Arsenic is extremely toxic to our body. 100 mg of arsenic will kill a human instantly. However, a minimal amount of Arsenic does not kill instantly but it will kill over time through chronic diseases such as type 2 diabetes, heart disease, immunodeficiency, and cancer. According to FDA, Arsenic in children can lower their IQ. Arsenic can transfer from pregnant women to unborn infants through the womb. This is why they use arsenic in chemotherapy to kill all the cancer cells.
The big question is how it ends up in our foods. Researchers found that people eating poultries have a significant amount of arsenic in their body, since the antibiotics they are given to prevent or treat disease contains Arsenic. On the other hand, chicken feces are used as manure to grow plants, so now the plants and vegetables also contain arsenic.
The U.S. government were using pesticide containing high amounts of arsenic on their cotton fields in Texas since 1997. Over the years of using pesticides, the soil becomes rich in arsenic and it enters our water supply and in to our drinking water. Even though arsenic is banned to use as a pesticide now, rice and mushrooms still contain a high amount of arsenic.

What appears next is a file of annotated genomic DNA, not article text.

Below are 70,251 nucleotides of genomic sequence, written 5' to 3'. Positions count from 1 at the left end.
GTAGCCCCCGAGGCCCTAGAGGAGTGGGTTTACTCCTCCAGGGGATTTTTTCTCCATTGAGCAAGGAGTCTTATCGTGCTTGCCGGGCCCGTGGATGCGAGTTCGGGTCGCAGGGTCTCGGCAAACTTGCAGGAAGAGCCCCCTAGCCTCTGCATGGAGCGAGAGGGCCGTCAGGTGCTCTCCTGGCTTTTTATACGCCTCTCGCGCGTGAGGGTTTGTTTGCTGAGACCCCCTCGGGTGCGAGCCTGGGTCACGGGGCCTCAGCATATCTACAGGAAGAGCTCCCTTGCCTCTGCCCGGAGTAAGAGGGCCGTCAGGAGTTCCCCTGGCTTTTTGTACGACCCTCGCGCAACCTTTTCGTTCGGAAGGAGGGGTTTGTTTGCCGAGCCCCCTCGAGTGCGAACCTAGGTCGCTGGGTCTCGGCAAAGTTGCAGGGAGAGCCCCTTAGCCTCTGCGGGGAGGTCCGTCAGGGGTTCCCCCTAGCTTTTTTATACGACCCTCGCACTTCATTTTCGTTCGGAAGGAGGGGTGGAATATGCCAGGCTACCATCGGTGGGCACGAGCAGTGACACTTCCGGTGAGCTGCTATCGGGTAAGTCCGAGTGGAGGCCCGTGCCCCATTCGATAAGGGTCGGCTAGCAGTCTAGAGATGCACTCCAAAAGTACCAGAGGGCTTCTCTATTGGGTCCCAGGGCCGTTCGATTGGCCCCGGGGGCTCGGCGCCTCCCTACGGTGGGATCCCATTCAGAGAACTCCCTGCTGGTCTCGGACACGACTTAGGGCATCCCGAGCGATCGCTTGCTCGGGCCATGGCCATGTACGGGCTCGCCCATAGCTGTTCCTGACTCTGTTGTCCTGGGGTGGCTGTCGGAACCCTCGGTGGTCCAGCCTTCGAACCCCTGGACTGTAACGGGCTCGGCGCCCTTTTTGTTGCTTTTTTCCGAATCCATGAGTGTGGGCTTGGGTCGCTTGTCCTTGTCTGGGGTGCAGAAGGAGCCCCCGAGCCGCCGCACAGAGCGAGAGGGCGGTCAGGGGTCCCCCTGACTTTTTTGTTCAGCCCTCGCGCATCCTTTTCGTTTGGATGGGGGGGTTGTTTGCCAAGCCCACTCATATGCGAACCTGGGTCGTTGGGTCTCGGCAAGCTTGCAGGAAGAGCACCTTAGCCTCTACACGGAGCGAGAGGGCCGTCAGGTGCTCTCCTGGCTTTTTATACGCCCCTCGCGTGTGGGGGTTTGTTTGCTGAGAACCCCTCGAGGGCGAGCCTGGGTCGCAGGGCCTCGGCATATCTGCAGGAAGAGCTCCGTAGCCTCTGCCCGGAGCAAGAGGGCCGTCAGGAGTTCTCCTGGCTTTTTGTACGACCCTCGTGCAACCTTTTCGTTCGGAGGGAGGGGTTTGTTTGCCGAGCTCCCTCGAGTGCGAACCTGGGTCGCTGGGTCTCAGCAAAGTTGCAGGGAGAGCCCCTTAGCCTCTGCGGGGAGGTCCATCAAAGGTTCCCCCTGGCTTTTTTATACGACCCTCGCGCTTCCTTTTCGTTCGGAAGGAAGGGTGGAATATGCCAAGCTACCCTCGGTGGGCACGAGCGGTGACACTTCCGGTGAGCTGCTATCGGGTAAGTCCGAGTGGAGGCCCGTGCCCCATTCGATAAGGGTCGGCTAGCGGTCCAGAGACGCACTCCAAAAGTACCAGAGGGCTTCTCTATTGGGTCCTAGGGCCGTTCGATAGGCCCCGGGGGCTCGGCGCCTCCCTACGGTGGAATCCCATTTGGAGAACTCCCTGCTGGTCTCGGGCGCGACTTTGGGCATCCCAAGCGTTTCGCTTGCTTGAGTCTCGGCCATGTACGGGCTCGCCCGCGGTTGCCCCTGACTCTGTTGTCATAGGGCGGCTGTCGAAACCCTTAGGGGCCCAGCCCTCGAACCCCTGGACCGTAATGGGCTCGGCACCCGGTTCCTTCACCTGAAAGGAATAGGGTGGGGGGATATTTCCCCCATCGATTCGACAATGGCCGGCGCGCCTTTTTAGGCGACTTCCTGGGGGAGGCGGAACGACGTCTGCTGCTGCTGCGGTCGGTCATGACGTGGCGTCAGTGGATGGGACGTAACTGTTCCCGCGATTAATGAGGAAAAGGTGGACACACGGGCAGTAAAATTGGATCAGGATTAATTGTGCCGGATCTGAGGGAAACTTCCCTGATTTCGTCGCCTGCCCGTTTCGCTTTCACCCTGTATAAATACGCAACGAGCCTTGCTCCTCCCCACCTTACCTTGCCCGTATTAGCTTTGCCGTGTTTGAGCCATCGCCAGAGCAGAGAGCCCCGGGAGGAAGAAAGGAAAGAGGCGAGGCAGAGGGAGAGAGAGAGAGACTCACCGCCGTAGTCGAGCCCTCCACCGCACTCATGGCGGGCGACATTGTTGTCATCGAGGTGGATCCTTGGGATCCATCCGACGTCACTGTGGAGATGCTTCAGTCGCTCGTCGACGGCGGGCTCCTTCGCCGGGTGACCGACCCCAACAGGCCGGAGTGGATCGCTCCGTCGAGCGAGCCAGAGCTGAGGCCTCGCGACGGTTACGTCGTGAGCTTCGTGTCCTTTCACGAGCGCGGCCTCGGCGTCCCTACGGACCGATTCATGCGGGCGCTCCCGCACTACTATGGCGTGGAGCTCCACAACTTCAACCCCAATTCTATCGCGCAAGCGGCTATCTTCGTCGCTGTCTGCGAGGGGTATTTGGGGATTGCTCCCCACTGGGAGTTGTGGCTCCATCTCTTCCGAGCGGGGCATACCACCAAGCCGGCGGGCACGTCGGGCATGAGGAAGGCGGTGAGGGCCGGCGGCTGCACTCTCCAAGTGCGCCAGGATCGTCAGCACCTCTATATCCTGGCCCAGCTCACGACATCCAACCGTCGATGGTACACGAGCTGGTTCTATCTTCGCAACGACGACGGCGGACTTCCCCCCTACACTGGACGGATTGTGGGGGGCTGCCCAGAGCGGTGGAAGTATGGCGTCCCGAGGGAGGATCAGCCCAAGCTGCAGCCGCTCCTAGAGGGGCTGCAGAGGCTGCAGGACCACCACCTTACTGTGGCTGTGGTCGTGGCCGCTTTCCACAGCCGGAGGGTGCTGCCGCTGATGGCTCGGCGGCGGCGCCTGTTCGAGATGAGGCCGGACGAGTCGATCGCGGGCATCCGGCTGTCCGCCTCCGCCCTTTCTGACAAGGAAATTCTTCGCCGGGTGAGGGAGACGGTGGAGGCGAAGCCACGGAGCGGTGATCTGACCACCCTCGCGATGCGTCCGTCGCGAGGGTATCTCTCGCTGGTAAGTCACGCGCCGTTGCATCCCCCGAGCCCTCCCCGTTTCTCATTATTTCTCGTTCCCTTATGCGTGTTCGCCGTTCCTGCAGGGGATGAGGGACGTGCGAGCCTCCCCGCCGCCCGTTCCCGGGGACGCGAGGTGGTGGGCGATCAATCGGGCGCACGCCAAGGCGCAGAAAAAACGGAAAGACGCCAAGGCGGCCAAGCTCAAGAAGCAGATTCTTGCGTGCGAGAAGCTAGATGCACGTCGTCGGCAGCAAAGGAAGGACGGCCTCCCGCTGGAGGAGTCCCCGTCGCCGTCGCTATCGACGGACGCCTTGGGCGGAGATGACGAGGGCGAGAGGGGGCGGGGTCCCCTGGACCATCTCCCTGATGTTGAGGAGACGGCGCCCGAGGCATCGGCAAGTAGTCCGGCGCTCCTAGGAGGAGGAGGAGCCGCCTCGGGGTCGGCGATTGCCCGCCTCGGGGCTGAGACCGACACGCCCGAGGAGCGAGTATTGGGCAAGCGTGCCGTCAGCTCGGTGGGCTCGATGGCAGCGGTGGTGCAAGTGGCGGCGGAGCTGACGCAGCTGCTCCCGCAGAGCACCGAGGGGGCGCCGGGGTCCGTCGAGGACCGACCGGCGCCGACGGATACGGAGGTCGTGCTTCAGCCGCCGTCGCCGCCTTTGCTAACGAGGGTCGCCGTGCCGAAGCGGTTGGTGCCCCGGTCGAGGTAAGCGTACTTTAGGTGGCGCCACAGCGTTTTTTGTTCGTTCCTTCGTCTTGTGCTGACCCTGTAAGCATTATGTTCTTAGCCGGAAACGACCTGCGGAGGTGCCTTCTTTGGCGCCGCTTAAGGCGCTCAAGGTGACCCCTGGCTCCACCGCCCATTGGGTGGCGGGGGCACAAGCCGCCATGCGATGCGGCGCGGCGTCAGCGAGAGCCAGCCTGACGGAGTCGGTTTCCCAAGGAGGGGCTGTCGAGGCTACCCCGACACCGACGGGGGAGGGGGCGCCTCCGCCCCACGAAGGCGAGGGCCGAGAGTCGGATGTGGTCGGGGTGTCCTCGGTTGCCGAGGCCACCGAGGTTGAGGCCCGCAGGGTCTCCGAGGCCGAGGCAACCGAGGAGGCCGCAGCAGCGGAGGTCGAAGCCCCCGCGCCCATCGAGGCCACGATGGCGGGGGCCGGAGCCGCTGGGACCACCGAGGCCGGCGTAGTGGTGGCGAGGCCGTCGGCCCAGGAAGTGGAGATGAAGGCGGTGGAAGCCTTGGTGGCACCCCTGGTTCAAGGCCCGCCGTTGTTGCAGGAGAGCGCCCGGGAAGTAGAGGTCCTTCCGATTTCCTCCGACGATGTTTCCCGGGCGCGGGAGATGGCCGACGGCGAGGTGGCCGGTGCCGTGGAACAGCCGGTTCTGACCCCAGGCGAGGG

Two basic ways to minimize the amount of arsenic in your food; first, try to buy chicken from local Ontario based organic farms where they do not use any antibiotics or pesticides. Secondly, buy organic mushrooms using horse manure instead of chicken manure if available.
Unfortunately, there is no such a thing as organic rice since all soils and water in the U.S and Sri Lanka are contaminated with significant amounts of arsenic, although Researchers have found short grain rice grown in California has less arsenic than long grain rice from Texas. Brown, red, and black rice all have same amount of arsenic. Boiling the rice with plenty of water and draining the water can reduce significant amount of arsenic up to 70%. Brown rice has same amount of arsenic as white rice, however cooking brown rice in water reduces arsenic to 70%, while still keeping some nutrients inside.
By Hedie Habibnia, M.Sc., R.H.N, niaclinic.com
References: Michael Greger M.D. FACLM, July 31st, 2017 Volume 37
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